It’s possible that the current new generation of drivers will never know how much fun it is to pilot a car. Sad!
Crossovers and trucks are so big, so dominant in the marketplace that it’s almost unbelievable that some automakers are still making cars. Several have stopped, or scaled car models way back.
In fact, the Japanese automaker continues to improve its entry-level sedan/hatch the Mazda3. Last year it added all-wheel-drive to the sporty car and this year it ups the ante with a more powerful engine to deliver even more fun. Bravo!
For 2021 Mazda adds a turbocharger to its already peppy SkyActiv-G 2.5-liter I4 that also is pretty fuel efficient. The turbo takes the 4-cylinder from 186 horsepower to 250 with a torque rating of 320 lb.-ft., if you use 91-octane fuel. Car and Driver magazine reports the 3 will do 0-60 mph in just 5.6 seconds. Wow!
Note that on regular lower octane unleaded gas the hp drops to 227, still powerful, and torque slips slightly to 310. I can live with that.
That turbo 4 is hooked up to a slick-shifting 6-speed that seems well mated to it. I experienced no turbo lag and the car is an absolute rocket in Sport mode, engaged via a toggle on the console. In Normal drive mode power is strong, but just not as impressive as when you toggle to Sport and really crank the ponies. I used it primarily when getting on the freeway.
Like any good sport sedan or hatchback the tested Turbo Premium AWD handles great too. Remember zoom-zoom? It’s still a part of most Mazdas. Steering is light, but precise and the Mazda3 is a blast to throw around corners and zip through curves such as those around the Holy Hill area. Cool too that this model has AWD so even in sloppy situations, which I had plenty of due to two major snowfalls, it was easy to control at speed.
Ride? Well Mazda3 has a long enough wheelbase at 107.3 inches to ride well, and my past test drives show improved ride. But last year Mazda returned to a torsion bar rear suspension, away from a multi-link. I’ve enjoyed driving many a car with torsion-bar suspension, but this one feels a bit choppy on our distressed Midwest roads. I felt this one was choppier than my previous test. You’ll definitely know when you square up on a pothole.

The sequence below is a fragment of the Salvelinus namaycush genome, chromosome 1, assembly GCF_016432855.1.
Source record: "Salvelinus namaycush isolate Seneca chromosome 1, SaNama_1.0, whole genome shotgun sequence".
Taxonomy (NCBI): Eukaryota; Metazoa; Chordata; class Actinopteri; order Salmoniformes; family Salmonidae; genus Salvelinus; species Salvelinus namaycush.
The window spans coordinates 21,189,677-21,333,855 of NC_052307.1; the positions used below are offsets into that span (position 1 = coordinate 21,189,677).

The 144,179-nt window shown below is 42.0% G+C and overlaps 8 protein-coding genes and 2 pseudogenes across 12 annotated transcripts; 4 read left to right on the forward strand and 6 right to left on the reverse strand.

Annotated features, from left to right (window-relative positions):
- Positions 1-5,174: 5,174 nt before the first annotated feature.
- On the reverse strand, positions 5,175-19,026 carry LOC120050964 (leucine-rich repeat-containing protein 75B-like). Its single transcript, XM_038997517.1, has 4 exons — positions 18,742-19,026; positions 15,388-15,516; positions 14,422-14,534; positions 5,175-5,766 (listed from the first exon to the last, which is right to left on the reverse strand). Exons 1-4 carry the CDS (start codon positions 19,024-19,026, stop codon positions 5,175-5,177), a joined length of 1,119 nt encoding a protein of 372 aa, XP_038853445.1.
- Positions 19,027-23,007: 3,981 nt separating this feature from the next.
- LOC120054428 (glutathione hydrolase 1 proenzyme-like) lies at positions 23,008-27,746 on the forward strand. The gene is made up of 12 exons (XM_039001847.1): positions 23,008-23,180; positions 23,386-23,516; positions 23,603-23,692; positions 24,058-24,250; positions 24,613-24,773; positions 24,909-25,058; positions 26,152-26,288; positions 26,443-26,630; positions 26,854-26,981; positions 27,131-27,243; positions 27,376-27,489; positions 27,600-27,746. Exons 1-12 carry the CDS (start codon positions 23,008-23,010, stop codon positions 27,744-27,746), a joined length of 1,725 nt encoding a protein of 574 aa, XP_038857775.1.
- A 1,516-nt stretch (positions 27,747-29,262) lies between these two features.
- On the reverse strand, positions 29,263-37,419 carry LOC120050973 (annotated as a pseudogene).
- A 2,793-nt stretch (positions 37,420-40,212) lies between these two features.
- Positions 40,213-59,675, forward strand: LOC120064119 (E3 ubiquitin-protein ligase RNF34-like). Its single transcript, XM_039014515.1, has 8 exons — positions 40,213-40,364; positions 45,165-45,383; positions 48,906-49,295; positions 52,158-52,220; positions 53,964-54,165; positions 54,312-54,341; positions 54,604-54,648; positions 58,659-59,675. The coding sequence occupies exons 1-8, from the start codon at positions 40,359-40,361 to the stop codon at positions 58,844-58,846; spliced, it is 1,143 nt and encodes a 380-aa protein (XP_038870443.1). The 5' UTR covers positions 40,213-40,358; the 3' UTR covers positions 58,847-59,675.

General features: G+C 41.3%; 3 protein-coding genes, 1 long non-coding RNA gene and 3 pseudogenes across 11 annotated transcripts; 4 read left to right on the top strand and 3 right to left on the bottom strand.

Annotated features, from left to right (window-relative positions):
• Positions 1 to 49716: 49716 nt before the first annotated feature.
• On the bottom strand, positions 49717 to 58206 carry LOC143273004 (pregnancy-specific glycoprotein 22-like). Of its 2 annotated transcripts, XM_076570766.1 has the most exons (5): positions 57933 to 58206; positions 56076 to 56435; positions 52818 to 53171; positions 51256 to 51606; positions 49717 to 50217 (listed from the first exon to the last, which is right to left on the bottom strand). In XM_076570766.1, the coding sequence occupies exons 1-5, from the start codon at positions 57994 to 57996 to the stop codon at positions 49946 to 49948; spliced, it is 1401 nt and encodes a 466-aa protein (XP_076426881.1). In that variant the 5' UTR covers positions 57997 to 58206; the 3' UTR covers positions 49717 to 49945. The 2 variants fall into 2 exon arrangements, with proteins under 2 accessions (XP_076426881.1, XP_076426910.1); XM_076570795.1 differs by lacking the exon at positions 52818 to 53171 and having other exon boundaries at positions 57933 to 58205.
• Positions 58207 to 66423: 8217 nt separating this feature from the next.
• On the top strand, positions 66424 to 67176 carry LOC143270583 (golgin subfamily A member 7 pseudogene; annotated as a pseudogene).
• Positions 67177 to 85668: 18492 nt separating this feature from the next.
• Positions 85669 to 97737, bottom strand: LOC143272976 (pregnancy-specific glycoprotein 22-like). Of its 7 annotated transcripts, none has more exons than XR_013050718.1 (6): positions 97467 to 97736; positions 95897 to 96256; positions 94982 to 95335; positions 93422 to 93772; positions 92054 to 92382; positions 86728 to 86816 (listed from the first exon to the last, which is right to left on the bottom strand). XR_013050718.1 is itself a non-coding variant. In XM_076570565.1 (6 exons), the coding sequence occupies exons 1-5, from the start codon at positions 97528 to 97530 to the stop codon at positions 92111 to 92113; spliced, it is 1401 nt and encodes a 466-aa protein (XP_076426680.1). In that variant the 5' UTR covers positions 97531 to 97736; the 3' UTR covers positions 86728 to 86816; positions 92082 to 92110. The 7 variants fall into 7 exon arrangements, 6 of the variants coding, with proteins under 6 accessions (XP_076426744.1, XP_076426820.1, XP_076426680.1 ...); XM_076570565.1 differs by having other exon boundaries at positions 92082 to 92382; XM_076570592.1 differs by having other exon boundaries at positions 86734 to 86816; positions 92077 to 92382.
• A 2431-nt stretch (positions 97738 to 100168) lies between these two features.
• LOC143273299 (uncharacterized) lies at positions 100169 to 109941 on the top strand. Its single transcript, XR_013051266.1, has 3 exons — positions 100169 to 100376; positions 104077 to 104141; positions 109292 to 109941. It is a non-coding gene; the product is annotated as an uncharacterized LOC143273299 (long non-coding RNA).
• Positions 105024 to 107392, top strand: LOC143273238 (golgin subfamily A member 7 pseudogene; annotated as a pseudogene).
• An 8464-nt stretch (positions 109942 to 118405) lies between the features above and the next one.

Outside, the Mazda3 touts a large, distinctive grille and fastback styling for both sedan and hatchback. I prefer the hatch’s smoother look, and its rear window wiper, a godsend in Wisconsin. Yet the tested sedan is pretty spiffy too. I love the car’s pointy nose, sort of looks like a beak, reminding me of 1960s Eagle Indy and F1 racers.
Sadly the test car was machine gray metallic, a dark metallic gray. That’s an OK choice, but costs $495 extra. If you’re paying extra for a paint job, opt for Soul Red Metallic, the stunning bright metallic red that Mazda has mastered. It’s brilliant.
Inside, styling is slim and youthful with black leather seats and soft inserts in the door panels, plus brushed chrome Bose stereo speaker covers and satin chrome trim on the wheel’s hub and buttons. The console’s top is gloss black.
The leather seats and soft touch door panels giving the Mazda3’s interior a luxury ambiance you don’t expect in an entry-level sport sedan that isn’t from a luxury brand. The front seats also are well shaped with good back support and a well-fitted butt pocket. The driver’s seat is powered and includes two memory settings while both front seats are heated, as is the steering wheel.
Rear seat legroom and headroom are moderate, but four average sized adults can fit in the sedan, while trunk room is decent.